- The lack of memory effect, which is a physicochemical phenomenon affecting performance of storage batteries if they are not fully discharged before being recharged.
However, the high cost of lithium-ion batteries remains an obstacle to their globalized use.
For individual use, the best market price is $ 3,000 (for 7 kWh), € 380 kWh. This is a system of moderate size (1300x860x180mm) for a weight of 97 kg that can store solar energy for a standard home.
On a larger scale (several MW power plant), despite a considerable decrease in the cost of storage batteries, the investment is therefore with a similar price to the plant itself (€ 250 MWh).
However, it is expected that in future years the cost inherent to this technology will continue to decline. This will allow more popularized use of storage batteries in the solar PV sector production.
This energy hybridization will also be supported by new technologies such as smart energy management devices, also called EMS (Energy Management Systems), or the acquisition of information tools, such as energy forecasting.
A model for the future
To illustrate a case of what the standard will be for future renewable energy projects, we can evoke here the Portail site, at Saint-Leu, on Reunion Island. The project is led by Albioma and corresponds to a photovoltaic plant of 986 kilowatts installed on the roof of a supermarket. The device is coupled with a lithium ion battery of 1200 kWh storage capacity. In terms of solar forecasting, it is supported by Soleka, the decision-making tool developed by Reuniwatt.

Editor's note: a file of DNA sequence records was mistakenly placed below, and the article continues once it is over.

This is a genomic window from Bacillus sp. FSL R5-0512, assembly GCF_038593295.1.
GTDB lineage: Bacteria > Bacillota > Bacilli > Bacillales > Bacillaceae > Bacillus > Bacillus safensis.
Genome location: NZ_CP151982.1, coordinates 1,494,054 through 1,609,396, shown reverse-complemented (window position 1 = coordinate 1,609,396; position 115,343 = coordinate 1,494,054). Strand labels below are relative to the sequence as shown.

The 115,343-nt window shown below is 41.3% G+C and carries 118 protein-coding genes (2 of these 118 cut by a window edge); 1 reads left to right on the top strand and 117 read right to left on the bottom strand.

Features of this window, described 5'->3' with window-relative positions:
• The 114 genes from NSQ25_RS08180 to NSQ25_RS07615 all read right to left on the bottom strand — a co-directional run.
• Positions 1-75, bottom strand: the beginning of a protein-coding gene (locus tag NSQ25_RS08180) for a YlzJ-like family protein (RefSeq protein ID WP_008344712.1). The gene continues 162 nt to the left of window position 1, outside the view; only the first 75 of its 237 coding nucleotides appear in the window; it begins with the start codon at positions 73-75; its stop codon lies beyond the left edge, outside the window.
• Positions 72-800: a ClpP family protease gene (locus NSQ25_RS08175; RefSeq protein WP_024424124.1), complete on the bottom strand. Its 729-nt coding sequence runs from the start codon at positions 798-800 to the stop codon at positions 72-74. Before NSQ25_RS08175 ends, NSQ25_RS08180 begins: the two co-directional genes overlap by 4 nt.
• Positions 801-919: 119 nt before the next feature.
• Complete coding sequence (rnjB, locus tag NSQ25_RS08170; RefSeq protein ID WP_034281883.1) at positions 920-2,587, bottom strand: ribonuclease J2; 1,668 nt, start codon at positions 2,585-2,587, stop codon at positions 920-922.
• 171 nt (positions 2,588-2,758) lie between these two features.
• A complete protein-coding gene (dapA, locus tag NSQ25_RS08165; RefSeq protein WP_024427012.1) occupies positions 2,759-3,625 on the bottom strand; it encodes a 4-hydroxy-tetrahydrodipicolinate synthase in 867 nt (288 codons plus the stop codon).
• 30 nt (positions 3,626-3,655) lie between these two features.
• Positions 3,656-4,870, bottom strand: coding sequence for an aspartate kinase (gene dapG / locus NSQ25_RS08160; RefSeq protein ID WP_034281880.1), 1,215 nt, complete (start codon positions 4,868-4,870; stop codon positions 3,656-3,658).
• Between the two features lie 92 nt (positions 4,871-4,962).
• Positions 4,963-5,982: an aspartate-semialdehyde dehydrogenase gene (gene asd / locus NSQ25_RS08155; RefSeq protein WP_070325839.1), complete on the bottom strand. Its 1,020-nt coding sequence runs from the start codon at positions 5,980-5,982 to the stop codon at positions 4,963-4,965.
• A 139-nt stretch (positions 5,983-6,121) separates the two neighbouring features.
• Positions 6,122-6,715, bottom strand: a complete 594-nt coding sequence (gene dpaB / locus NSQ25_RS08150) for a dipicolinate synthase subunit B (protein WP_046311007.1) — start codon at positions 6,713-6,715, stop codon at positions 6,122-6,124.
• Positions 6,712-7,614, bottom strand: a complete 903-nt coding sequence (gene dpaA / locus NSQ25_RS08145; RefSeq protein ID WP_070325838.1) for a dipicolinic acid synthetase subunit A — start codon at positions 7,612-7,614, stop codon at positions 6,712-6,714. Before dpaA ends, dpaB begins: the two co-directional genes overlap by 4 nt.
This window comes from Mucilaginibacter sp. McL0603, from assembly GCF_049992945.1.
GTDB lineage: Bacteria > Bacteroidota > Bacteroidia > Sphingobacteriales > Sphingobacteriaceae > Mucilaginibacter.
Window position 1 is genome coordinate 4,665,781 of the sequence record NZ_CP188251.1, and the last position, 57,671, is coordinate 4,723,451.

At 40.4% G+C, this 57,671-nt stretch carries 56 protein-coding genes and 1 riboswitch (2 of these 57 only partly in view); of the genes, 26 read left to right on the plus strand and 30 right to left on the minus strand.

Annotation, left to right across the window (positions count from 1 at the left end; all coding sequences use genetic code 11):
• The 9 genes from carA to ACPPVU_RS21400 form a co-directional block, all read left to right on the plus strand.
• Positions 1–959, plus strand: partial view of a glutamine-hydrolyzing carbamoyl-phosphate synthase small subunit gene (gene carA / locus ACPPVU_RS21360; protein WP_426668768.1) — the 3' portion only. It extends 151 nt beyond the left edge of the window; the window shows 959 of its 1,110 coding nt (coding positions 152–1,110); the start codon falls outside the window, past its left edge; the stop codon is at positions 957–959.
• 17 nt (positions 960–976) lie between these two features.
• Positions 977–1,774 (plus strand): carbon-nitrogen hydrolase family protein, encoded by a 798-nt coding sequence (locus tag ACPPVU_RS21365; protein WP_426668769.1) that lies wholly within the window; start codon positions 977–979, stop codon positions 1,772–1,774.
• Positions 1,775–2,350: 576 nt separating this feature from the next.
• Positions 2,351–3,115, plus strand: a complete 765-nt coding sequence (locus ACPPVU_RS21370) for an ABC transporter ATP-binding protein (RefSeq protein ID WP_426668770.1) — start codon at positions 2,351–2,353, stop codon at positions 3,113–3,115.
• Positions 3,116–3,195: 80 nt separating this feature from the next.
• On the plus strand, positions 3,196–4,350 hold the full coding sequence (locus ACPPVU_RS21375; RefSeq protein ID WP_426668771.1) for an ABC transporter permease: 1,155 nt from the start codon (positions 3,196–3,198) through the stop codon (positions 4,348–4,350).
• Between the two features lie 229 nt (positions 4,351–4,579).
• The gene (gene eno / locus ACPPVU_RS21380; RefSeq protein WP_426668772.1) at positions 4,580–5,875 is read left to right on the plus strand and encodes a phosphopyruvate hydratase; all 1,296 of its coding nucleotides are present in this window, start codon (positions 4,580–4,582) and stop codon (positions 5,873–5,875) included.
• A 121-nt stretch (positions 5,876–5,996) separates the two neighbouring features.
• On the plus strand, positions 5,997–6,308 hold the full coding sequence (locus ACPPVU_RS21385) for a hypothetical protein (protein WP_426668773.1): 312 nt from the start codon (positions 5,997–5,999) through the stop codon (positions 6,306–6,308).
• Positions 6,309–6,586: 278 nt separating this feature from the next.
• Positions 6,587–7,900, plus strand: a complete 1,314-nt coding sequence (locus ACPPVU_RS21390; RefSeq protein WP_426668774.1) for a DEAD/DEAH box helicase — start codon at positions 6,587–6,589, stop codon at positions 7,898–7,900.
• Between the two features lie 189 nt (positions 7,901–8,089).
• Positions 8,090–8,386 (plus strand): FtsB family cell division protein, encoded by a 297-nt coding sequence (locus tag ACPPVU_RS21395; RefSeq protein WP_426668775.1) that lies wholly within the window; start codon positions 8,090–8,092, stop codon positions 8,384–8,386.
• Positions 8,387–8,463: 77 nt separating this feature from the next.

Soleka is a global system based on ground images from a camera patented and developed by Reuniwatt, satellite images, weather patterns and ground sensors to provide forecasts of the solar resource on timescales ranging from one minute to a few days in advance. The key point of this technology is that it allows to initially have an accurate model of the production facility at D + 1 (required by the system operators). Secondly, the management of the system through the EMS is made possible by the forecasts, which provides a daily production of electricity to the trapezoidal shape, a model of compulsory load required on the networks of islands.
Thus, storage is a good solution to overcome the variability of some renewable energy sources. Its use is becoming more widespread, especially in non-interconnected zones, where the battery storage is associated with the development of solar power plants. However, it will take a few years for the cost of batteries to decrease.
Meanwhile, to allow an easier and less costly transition towards renewable energies, solar forecasting must be considered a priority. On the one hand, this technology represents an immediate solution to all players in the solar industry who require decision-making tools, balancing and planning of the solar resource. On the other hand, the initial investment and the duration remains derisory in view of the contributed assets. Solar forecasting represents to date the “low-hanging fruit” for managing variable energies.